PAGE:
John Romano Talks Adapting Philip Roth and the Evolution of Dramatic Storytelling

Nov 23, 2016 | Screenwriting Craft

Final Draft: You adapted Philip Roth. That’s got to be a daunting challenge I would imagine.

John Romano: It was! Daunting is the word! It was specifically daunting because I used to teach English and American Literature at Columbia for a while and I used to teach Roth. That novel wasn’t out yet when I taught (that was like ’98), but I always considered him our best writer. You add that to the usual screenwriter’s trepidation about adapting a great novel. Oddly enough I had read the novel and loved it but it didn’t occur to me that it was a movie until a producer at Paramount came around and said, “I’m adapting it”. I thought they must have the wrong guy because I had already read it and I’m a writer for movies and television but it didn’t leap out at me as a movie. So I said “OK, let me have a look”, and then I saw it.

FD: I imagine paring it down to a story that could fit within a movie run-time was a huge task in itself.

JR: I mean, it was fun, I have to say. Sometimes it’s just there for you and once I sat down with that in mind I knew where to look.

FD: The project took a while to make it to the screen right? When did you get involved with it?

JR: The script started going around, you would not believe this, in the year 2000. In other words it was being read about the time that 9/11 happened and that was really not good for us for a lot of reasons. I wouldn’t say that the story is sympathetic to a terrorist and bomb maker, but that is a dimension of it. It certainly humanizes her, I hope and believe. And no one was in that mood post-9/11, and I mean for several years. We were in Iraq and Afghanistan and no one was in the mood to hear that story. The screenplay got a lot of good attention right from the beginning, but that was part of the obstacle. And I think the 60’s had to get a little further away. It had to become a little more of a period piece. And then, you know, the tides of movie making shift, what’s in and what’s out, although I must say that ultimately it was made at a time when people will tell you, you can’t get such a movie made, so I’m particularly proud of my producers for bucking every possible tide.

We think we live in a very edgy time in which you can do anything on film but we don’t. Yes, we put blood and sex and gore on screen but to pose a genuinely deep, humane, moral dilemma – people don’t want to be brought to difficult places and the book lives on discomfort, and the movie answers that. We’ll blow shit up. Blow up half the world in every movie we make or see, as if we were these big tough guys that could tell any story but give people one hard, moral problem that has two sides. This story is of a sweet man being loyal to this daughter of his, in spite of all the evidence to the contrary, and what really goes into making a murderer. The movie is obviously mild enough from the point of view of sex and violence, never-the-less it’s not mild in terms of what it asks you to feel and think. That’s what nobody’s making. If you hang around screenwriters (and I take it you do) what they‘re talking about as a non-starter is what used to be called drama.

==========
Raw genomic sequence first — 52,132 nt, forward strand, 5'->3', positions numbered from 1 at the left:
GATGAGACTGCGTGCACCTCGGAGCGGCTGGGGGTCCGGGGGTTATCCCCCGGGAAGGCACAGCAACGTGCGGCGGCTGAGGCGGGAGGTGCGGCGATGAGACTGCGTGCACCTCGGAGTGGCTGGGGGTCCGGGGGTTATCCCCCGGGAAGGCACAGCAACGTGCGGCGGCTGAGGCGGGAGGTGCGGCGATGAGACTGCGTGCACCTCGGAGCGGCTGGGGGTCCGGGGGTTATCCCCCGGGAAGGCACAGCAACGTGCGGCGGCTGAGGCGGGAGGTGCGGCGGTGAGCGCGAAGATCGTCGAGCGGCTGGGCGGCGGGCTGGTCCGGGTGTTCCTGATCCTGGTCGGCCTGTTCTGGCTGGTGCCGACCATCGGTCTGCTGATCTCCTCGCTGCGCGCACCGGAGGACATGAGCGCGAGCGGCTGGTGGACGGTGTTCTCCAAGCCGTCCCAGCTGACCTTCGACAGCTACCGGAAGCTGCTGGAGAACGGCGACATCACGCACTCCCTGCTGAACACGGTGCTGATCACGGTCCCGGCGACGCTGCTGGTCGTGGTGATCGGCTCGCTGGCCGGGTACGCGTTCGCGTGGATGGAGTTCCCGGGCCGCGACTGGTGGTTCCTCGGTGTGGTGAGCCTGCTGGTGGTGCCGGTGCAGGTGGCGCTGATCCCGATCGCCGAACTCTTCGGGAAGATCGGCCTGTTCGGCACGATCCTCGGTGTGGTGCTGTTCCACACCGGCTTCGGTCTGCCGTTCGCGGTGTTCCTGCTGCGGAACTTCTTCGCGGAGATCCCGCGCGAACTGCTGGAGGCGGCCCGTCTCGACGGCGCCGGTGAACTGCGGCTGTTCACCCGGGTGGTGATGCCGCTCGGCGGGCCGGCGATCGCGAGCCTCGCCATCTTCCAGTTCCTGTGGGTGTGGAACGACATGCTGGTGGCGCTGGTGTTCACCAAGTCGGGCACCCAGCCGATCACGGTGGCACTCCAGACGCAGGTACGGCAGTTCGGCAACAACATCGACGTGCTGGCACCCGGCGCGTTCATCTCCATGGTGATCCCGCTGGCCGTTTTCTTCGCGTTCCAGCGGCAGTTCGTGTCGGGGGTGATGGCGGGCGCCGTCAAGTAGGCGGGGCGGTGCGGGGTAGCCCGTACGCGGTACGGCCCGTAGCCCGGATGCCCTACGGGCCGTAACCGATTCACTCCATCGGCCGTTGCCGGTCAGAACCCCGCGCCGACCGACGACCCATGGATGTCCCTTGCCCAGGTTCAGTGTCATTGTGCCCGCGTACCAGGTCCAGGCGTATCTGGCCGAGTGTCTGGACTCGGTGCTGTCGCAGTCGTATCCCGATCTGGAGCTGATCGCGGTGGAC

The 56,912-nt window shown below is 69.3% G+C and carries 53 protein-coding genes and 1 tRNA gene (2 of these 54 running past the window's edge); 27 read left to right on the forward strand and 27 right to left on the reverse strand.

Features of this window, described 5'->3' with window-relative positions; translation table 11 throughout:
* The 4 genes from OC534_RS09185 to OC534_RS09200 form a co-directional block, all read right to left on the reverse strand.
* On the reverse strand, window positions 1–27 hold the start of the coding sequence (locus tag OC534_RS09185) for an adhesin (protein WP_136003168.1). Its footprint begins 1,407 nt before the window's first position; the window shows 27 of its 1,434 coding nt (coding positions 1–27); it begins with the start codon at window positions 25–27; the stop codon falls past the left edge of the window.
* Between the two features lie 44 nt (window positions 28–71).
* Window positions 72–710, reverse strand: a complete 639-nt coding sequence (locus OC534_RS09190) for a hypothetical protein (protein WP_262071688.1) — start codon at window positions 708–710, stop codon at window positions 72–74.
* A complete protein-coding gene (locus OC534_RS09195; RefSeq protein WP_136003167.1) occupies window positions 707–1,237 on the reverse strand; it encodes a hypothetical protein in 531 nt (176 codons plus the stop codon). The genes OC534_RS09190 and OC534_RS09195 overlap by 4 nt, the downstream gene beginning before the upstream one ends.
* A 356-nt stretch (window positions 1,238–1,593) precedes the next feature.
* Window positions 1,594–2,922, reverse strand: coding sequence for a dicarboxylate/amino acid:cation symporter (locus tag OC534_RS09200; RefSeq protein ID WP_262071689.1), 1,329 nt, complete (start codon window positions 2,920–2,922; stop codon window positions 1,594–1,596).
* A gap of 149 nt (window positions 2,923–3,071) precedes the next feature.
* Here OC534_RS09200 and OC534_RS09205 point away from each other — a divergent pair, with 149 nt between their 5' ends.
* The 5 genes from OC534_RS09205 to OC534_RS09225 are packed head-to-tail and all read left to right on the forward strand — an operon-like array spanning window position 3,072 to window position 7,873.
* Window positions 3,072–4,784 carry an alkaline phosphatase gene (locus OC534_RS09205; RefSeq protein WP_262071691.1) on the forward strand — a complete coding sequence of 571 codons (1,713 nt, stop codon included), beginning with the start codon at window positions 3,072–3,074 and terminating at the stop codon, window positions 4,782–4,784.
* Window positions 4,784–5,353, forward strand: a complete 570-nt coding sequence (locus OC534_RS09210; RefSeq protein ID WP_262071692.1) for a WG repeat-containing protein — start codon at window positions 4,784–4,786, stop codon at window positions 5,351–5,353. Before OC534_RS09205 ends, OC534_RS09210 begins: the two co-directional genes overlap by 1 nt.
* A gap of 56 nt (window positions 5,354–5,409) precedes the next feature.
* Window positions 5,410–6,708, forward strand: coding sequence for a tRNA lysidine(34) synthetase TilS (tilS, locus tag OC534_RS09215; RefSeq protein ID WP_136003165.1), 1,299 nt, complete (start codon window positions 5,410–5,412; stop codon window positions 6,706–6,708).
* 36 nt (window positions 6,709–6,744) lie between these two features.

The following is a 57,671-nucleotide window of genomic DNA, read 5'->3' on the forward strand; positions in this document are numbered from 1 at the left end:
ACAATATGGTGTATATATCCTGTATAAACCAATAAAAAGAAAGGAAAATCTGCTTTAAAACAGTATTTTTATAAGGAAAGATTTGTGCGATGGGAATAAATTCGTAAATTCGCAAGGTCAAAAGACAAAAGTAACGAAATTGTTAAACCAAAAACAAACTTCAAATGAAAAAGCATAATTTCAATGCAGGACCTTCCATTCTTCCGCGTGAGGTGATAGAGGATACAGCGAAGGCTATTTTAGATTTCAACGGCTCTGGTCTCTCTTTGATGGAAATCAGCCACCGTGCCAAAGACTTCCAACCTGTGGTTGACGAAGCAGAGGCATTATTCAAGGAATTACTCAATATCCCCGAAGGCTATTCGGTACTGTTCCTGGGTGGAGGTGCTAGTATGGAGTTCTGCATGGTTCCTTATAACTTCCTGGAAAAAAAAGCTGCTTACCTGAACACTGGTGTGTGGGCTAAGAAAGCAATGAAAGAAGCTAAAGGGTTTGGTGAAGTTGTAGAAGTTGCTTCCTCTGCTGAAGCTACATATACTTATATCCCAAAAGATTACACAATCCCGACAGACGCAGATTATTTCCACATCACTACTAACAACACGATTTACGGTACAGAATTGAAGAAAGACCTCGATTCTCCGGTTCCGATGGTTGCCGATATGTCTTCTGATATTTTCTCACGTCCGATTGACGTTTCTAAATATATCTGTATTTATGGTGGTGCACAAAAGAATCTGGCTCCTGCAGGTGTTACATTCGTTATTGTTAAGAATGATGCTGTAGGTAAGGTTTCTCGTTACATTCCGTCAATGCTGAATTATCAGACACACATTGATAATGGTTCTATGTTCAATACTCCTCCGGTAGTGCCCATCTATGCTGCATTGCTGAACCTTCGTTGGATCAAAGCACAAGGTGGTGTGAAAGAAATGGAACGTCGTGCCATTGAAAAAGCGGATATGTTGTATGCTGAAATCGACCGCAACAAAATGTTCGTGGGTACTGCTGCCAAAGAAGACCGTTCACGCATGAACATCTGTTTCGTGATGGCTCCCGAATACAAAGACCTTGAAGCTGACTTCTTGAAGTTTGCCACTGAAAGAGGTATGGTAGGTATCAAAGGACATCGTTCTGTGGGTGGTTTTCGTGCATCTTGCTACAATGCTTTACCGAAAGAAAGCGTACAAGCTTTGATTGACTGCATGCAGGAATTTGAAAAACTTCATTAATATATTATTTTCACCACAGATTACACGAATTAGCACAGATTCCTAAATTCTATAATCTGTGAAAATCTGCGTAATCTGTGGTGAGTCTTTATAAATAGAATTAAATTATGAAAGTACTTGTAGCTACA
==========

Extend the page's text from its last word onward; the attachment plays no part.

FD: It feels like a lot of that storytelling, and it’s not necessarily a bad thing, it’s new to television, that sort of adult storytelling. So it’s nice to see a movie that asks those kind of questions.

JR: It is, and the audience has been slow to come, there’s no denying that and I think that’s part of it. I get it.

FD: With this film even, I imagine earlier incarnations of it had a higher budget than you ultimately ended up with just because of what you’re talking about.

JR: That’s true. It wasn’t in the category of comfortably small. It’s not an indy film but it got a lot smaller as the reality of what movies were being made and what weren’t set in. It was ultimately generous and we had movie stars in it. But without being a small movie it got smaller. Franz Kafka says the only reason to read or write a novel is because it scares the hell out of you. And he doesn’t mean Freddy. He means it scares you about who you are and who we are. What it means to be human, to be a parent, what love is. If we did our job, the movie does that.. the book certainly does.

FD: I want to jump back a little bit to how you got started because you were a professor. How did you make that transition from academic to film writing?

JR: The short answer is I found bad company. I was living in New York and my friends were people who had been in the drama school at Yale when I was in the English department there. There was a bar they hung out in with a lot of screenwriters and directors and actors in the New York variety which, in those days, meant simply “didn’t have a lot of TV shows”. All the daytime soaps, emerging small movie world. So I was around these people and it was the classic thing where I saw the scripts that they were doing and I thought, “I could do that”.